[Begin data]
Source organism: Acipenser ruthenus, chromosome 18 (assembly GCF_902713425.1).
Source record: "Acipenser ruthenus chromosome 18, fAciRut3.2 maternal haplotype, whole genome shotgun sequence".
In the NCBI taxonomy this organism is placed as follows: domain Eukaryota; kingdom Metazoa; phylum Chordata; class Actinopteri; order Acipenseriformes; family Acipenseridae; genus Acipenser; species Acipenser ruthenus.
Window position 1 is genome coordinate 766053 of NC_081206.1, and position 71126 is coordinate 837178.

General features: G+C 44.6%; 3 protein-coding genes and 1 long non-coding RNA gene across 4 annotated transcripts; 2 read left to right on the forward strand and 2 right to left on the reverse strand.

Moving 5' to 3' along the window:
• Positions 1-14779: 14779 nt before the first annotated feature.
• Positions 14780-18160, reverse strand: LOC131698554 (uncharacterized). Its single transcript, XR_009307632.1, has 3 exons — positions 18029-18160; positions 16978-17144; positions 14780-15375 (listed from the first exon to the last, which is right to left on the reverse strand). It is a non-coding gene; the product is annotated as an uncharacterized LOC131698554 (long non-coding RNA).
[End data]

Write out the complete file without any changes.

Source organism: Acipenser ruthenus, chromosome 18 (assembly GCF_902713425.1).
Source record: "Acipenser ruthenus chromosome 18, fAciRut3.2 maternal haplotype, whole genome shotgun sequence".
In the NCBI taxonomy this organism is placed as follows: domain Eukaryota; kingdom Metazoa; phylum Chordata; class Actinopteri; order Acipenseriformes; family Acipenseridae; genus Acipenser; species Acipenser ruthenus.
Window position 1 is genome coordinate 766053 of NC_081206.1, and position 71126 is coordinate 837178.

General features: G+C 44.6%; 3 protein-coding genes and 1 long non-coding RNA gene across 4 annotated transcripts; 2 read left to right on the forward strand and 2 right to left on the reverse strand.

Moving 5' to 3' along the window:
• Positions 1-14779: 14779 nt before the first annotated feature.
• Positions 14780-18160, reverse strand: LOC131698554 (uncharacterized). Its single transcript, XR_009307632.1, has 3 exons — positions 18029-18160; positions 16978-17144; positions 14780-15375 (listed from the first exon to the last, which is right to left on the reverse strand). It is a non-coding gene; the product is annotated as an uncharacterized LOC131698554 (long non-coding RNA).